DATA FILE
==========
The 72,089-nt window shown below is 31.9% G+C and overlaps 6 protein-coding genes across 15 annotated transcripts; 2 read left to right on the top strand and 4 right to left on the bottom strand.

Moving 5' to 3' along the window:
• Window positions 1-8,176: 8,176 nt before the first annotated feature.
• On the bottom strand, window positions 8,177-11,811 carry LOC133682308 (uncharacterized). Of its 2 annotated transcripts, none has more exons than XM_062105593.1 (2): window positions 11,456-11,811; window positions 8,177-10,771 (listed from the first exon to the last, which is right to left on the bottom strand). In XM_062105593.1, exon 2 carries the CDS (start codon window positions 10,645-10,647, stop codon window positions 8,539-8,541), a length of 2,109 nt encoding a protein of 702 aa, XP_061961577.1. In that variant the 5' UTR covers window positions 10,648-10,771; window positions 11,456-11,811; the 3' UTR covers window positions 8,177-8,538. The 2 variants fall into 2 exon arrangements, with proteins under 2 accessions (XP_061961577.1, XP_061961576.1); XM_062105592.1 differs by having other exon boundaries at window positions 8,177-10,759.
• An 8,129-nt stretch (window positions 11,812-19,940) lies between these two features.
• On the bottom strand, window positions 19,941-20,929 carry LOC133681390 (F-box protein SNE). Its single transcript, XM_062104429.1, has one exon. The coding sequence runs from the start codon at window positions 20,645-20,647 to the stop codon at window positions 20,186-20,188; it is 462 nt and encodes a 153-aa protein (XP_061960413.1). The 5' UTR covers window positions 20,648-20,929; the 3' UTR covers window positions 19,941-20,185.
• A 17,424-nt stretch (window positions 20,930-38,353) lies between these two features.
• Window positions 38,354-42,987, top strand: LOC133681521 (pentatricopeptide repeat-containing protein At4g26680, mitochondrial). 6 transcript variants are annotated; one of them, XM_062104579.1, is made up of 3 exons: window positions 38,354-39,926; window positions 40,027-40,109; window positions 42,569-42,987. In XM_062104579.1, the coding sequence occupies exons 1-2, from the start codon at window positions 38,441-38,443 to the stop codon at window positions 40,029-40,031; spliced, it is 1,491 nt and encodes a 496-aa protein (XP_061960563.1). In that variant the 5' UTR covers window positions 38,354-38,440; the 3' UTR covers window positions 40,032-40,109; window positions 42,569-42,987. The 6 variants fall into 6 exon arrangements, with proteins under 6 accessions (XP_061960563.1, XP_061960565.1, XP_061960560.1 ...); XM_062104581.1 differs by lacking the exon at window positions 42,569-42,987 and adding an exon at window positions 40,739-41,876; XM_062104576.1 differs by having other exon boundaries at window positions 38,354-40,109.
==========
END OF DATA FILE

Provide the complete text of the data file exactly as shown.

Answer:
The 72,089-nt window shown below is 31.9% G+C and overlaps 6 protein-coding genes across 15 annotated transcripts; 2 read left to right on the top strand and 4 right to left on the bottom strand.

Moving 5' to 3' along the window:
• Window positions 1-8,176: 8,176 nt before the first annotated feature.
• On the bottom strand, window positions 8,177-11,811 carry LOC133682308 (uncharacterized). Of its 2 annotated transcripts, none has more exons than XM_062105593.1 (2): window positions 11,456-11,811; window positions 8,177-10,771 (listed from the first exon to the last, which is right to left on the bottom strand). In XM_062105593.1, exon 2 carries the CDS (start codon window positions 10,645-10,647, stop codon window positions 8,539-8,541), a length of 2,109 nt encoding a protein of 702 aa, XP_061961577.1. In that variant the 5' UTR covers window positions 10,648-10,771; window positions 11,456-11,811; the 3' UTR covers window positions 8,177-8,538. The 2 variants fall into 2 exon arrangements, with proteins under 2 accessions (XP_061961577.1, XP_061961576.1); XM_062105592.1 differs by having other exon boundaries at window positions 8,177-10,759.
• An 8,129-nt stretch (window positions 11,812-19,940) lies between these two features.
• On the bottom strand, window positions 19,941-20,929 carry LOC133681390 (F-box protein SNE). Its single transcript, XM_062104429.1, has one exon. The coding sequence runs from the start codon at window positions 20,645-20,647 to the stop codon at window positions 20,186-20,188; it is 462 nt and encodes a 153-aa protein (XP_061960413.1). The 5' UTR covers window positions 20,648-20,929; the 3' UTR covers window positions 19,941-20,185.
• A 17,424-nt stretch (window positions 20,930-38,353) lies between these two features.
• Window positions 38,354-42,987, top strand: LOC133681521 (pentatricopeptide repeat-containing protein At4g26680, mitochondrial). 6 transcript variants are annotated; one of them, XM_062104579.1, is made up of 3 exons: window positions 38,354-39,926; window positions 40,027-40,109; window positions 42,569-42,987. In XM_062104579.1, the coding sequence occupies exons 1-2, from the start codon at window positions 38,441-38,443 to the stop codon at window positions 40,029-40,031; spliced, it is 1,491 nt and encodes a 496-aa protein (XP_061960563.1). In that variant the 5' UTR covers window positions 38,354-38,440; the 3' UTR covers window positions 40,032-40,109; window positions 42,569-42,987. The 6 variants fall into 6 exon arrangements, with proteins under 6 accessions (XP_061960563.1, XP_061960565.1, XP_061960560.1 ...); XM_062104581.1 differs by lacking the exon at window positions 42,569-42,987 and adding an exon at window positions 40,739-41,876; XM_062104576.1 differs by having other exon boundaries at window positions 38,354-40,109.